Late in March a 41-year-old lawyer in Wellington went to the High Court to ask that her doctor be given the right to end her life. Lecretia Seales had terminal cancer. "Life is difficult, not intolerable at the moment," she said. "I am still fighting, but things are only going to get worse." Her request was heard in late May.

Justice David Collins issued his decision quickly as her condition was deteriorating. He was not persuaded that the New Zealand Bill of Rights Act could override the Crimes Act and permit a doctor to deliberately bring about a patient's death. Lecretia Seales died a few days after reading the judgment.

Law reform had been her profession at the Law Commission and she had offered the end of her life as a test case for law in this most difficult dilemma for medical and legal ethics. Sir Geoffrey Palmer, who worked with her at the commission, said, "Her idea to turn her experience into a law reform project was typical of her. I salute her." So do we.

It is never easy at the end of a year to select one person from all those who have contributed something valuable and inspiring to New Zealand life but Lecretia Seales is our New Zealander of the year.

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It is not necessary to support the case for euthanasia to appreciate what she has done. Several European countries have recently legalised euthanasia, as has Canada and some states of America. It is a debate that we should have, even if we decide in the end that the case for it has not been made. Thanks to Lecretia Seales it is a debate we will have.

Justice Collins' decision put the ball firmly in Parliament's court and the health select committee is going to hold a public inquiry. Not for the first time in recent years, a private member's bill is also in the ballot for parliamentary attention, but if David Seymour's bill is drawn for debate it will owe its inspiration to Lecretia Seales.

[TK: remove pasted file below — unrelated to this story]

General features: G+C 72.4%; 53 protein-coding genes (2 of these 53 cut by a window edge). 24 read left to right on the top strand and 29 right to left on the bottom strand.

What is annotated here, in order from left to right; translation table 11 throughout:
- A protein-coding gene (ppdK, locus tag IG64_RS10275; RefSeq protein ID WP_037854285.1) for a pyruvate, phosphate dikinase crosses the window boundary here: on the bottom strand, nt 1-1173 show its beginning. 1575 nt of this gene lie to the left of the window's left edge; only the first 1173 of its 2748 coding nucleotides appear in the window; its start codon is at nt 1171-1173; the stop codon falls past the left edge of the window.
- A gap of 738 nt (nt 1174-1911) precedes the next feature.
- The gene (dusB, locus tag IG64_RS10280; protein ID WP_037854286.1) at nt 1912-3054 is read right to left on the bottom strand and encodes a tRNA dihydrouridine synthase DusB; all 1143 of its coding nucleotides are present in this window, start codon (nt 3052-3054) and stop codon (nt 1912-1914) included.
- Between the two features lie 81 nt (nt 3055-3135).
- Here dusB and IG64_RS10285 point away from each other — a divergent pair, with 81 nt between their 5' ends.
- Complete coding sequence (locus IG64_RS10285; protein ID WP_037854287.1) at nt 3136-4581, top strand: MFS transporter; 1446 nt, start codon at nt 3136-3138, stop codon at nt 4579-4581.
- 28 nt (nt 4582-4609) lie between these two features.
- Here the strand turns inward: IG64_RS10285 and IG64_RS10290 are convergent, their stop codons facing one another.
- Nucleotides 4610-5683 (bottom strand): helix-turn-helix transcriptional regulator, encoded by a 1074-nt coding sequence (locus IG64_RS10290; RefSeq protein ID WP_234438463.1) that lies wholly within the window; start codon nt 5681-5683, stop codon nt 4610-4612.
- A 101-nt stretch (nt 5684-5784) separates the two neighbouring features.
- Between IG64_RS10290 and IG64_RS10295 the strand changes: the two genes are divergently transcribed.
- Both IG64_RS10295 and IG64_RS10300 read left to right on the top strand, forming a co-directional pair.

Comparisons of our nominees for the annual accolade are always invidious. How can Lecretia Seales' contribution be compared to that of Dr Ed Mitchell whose cot death research is saving the lives of babies, or broadcaster Rachel Smalley who described for us the plight of Syrian refugees, former police officer Tim McKinnel who worked to correct a miscarriage of justice against Teina Pora, 10-year old Sean Roberts who petitioned Parliament for mandatory driving tests for tourists, Lisa King and Michael Meredith who conceived a scheme to provide school lunches for children without one?

There was Auckland architect Julie Stout who took the port to court and stopped its wharf extensions, Tania Billingsley who ensures a Malaysian diplomat was brought back to the country to face sexual charges, Rebecca Kitteridge who has given the public more insight to its secret intelligence agencies. And no contribution to the lighter side of New Zealand life this year has been greater than that of Steve Hansen and Richie McCaw, coach and captain of the World Cup-winning All Blacks.

But for someone to offer something as personal and private as their death for the advancement of a human right, as she saw it, was exceptional. Her final wishes are of interest to both sides of the debate. Her case will live on.